One of the perks of being the boss is that if I don’t want to go to the office, I don’t have to, so I often work from home. For a working mum, this is a godsend, as it means I can get a wash on, and the tea in the oven at the same time as making conference calls and planning our strategic vision!

No week is the same for Music Education Solutions® so I could literally be anywhere, doing anything, from one day to the next. As I write this blog I am contemplating my next working week, which involves trips to Birmingham, London, Leeds and Belgium! And last week I spent 3 days in the Channel Islands, which I am not for a minute going to complain about!  We are currently working on two big projects creating music teaching materials for primary teachers. One of these involves a user-testing study, so my accidentally acquired research skills are being put to good use!

Running a small business requires you to be a jack-of-all-trades, and I feel that my PhD experience prepared me really well for this. With a PhD you have to work out how to do everything yourself – yes you can get advice from others, but it’s fundamentally up to you to make the magic happen. PhD researchers develop discipline, independent working, presentation skills, written communication skills, and tenacity which are invaluable skills in an entrepreneurial role. As a company offering consultancy, we are often asked to research projects for our clients, and it has quickly become clear to me that this is one of the easiest ‘sells’ for our company, since no-one except researchers really understands how to carry out research!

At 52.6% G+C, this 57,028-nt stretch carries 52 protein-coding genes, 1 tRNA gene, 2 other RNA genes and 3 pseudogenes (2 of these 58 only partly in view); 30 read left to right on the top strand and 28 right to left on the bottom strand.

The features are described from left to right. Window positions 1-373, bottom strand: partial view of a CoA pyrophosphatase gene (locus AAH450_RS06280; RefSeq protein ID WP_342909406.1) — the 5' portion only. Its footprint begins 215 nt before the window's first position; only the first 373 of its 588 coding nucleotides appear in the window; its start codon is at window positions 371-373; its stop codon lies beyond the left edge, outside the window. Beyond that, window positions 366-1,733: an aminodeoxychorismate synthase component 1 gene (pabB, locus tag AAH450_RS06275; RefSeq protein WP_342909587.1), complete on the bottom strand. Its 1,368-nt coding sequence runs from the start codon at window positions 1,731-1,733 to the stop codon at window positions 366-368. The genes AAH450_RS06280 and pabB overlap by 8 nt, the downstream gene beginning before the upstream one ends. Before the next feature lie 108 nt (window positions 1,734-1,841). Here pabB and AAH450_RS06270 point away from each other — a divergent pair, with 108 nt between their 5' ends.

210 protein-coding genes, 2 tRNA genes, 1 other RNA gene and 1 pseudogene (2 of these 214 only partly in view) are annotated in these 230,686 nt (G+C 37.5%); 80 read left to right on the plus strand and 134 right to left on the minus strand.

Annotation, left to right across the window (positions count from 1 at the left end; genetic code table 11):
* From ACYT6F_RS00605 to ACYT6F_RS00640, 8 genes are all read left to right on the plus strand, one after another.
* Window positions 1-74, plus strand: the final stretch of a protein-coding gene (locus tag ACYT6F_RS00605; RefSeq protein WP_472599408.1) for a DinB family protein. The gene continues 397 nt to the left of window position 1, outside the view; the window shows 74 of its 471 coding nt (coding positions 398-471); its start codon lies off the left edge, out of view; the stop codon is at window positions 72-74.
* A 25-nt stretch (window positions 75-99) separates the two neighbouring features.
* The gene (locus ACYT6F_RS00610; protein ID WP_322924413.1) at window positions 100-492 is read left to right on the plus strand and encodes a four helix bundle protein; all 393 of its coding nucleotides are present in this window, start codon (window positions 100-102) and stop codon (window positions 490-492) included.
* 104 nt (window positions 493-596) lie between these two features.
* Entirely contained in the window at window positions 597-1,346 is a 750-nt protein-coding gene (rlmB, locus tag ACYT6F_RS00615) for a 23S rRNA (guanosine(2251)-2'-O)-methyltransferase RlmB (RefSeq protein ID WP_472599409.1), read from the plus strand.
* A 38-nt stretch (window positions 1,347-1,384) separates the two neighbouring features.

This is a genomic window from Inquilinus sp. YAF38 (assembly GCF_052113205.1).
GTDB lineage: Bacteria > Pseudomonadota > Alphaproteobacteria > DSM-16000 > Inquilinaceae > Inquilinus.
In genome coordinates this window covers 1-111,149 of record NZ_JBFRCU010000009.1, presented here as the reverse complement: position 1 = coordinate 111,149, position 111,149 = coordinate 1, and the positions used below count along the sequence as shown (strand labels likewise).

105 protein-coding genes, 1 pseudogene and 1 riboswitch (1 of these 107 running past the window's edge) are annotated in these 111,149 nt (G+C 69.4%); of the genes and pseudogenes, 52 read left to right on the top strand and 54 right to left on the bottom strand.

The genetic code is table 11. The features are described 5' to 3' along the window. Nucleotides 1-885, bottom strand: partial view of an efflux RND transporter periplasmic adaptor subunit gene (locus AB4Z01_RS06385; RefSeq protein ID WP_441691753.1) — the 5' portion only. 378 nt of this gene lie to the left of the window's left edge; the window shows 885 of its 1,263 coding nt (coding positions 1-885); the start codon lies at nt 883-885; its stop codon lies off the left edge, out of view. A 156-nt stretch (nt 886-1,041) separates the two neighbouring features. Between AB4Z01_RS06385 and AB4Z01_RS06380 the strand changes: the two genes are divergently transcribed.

At the moment we are at a really exciting time as our company turns 10 in 2018. We have lots of celebrations planned, and are looking forward to looking back on how far we have come in a decade! Coincidentally in the same month that the company turns 10, I have a ‘big birthday’ myself. I have joked to my colleagues that creating a business from scratch takes so much out of you, that really it’s not fair to count those years, so I’m looking forward to turning 30 again in June!

Where can researchers look for jobs like yours? Create them yourself! But the Arts Jobs website gives a good indication of what projects and services are frequently required.

What professional/accrediting bodies, or qualifications are relevant to where you work? A PGCE is a must if you want to be taken seriously in (schools) Education.

Thursday 30th November at 3.30pm was ‘ThirTEA’, the University’s annual call to take thirty extra minutes to consider or engage in development.

I fully support this event and after enthusing the Department at 3.25pm, I decided that what I was going to do with #myThirty30 was to build a Buckyball*.  My reasoning was that for the last three years, I have encouraged others to make these as part of our annual Kroto researcher showcase but I have never tried it myself.

The next thirty minutes turned out to be incredibly illuminating from a learning point of view, for so many reasons.

Firstly, you need to know that I did not complete the Buckyball, so from the point of view of my original objective for the thirty minutes – mission not accomplished.

I didn’t feel crushed or despondent, just baffled – I knew I should be able to do it.  My colleagues had different responses to my lack of completion, some wanting to have a go to see if they could make it work, others offering encouragement, others reflecting back to me their own experiences of learning and the techniques they use.

Here’s how the process went:

  • I started building without using any instructions
  • When my progress slowed, I used ‘here’s one someone made earlier’ (at the researcher showcase) as a visual reference point
  • I got stuck
  • I did a little bit of mistake repeating while I figured out another strategy
  • I knew where the instructions were to be found but I momentarily though it’d be ‘cheating’ to look them up